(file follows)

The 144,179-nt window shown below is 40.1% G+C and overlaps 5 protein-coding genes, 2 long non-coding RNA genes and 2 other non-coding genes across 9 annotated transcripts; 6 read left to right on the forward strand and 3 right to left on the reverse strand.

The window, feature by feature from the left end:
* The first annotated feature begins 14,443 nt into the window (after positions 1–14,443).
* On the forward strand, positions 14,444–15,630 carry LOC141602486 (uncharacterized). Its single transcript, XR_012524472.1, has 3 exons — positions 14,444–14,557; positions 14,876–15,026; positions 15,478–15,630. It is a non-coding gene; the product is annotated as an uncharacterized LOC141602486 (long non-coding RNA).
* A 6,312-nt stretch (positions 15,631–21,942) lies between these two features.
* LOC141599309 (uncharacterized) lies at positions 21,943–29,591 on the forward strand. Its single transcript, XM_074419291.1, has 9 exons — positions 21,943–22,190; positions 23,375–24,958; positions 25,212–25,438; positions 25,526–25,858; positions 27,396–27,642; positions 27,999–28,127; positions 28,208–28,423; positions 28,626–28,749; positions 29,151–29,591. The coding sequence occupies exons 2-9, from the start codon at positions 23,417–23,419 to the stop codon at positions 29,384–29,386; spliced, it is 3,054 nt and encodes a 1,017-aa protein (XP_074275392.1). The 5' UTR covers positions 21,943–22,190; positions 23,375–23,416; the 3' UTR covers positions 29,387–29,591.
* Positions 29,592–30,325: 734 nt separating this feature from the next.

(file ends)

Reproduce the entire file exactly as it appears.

The 144,179-nt window shown below is 40.1% G+C and overlaps 5 protein-coding genes, 2 long non-coding RNA genes and 2 other non-coding genes across 9 annotated transcripts; 6 read left to right on the forward strand and 3 right to left on the reverse strand.

The window, feature by feature from the left end:
* The first annotated feature begins 14,443 nt into the window (after positions 1–14,443).
* On the forward strand, positions 14,444–15,630 carry LOC141602486 (uncharacterized). Its single transcript, XR_012524472.1, has 3 exons — positions 14,444–14,557; positions 14,876–15,026; positions 15,478–15,630. It is a non-coding gene; the product is annotated as an uncharacterized LOC141602486 (long non-coding RNA).
* A 6,312-nt stretch (positions 15,631–21,942) lies between these two features.
* LOC141599309 (uncharacterized) lies at positions 21,943–29,591 on the forward strand. Its single transcript, XM_074419291.1, has 9 exons — positions 21,943–22,190; positions 23,375–24,958; positions 25,212–25,438; positions 25,526–25,858; positions 27,396–27,642; positions 27,999–28,127; positions 28,208–28,423; positions 28,626–28,749; positions 29,151–29,591. The coding sequence occupies exons 2-9, from the start codon at positions 23,417–23,419 to the stop codon at positions 29,384–29,386; spliced, it is 3,054 nt and encodes a 1,017-aa protein (XP_074275392.1). The 5' UTR covers positions 21,943–22,190; positions 23,375–23,416; the 3' UTR covers positions 29,387–29,591.
* Positions 29,592–30,325: 734 nt separating this feature from the next.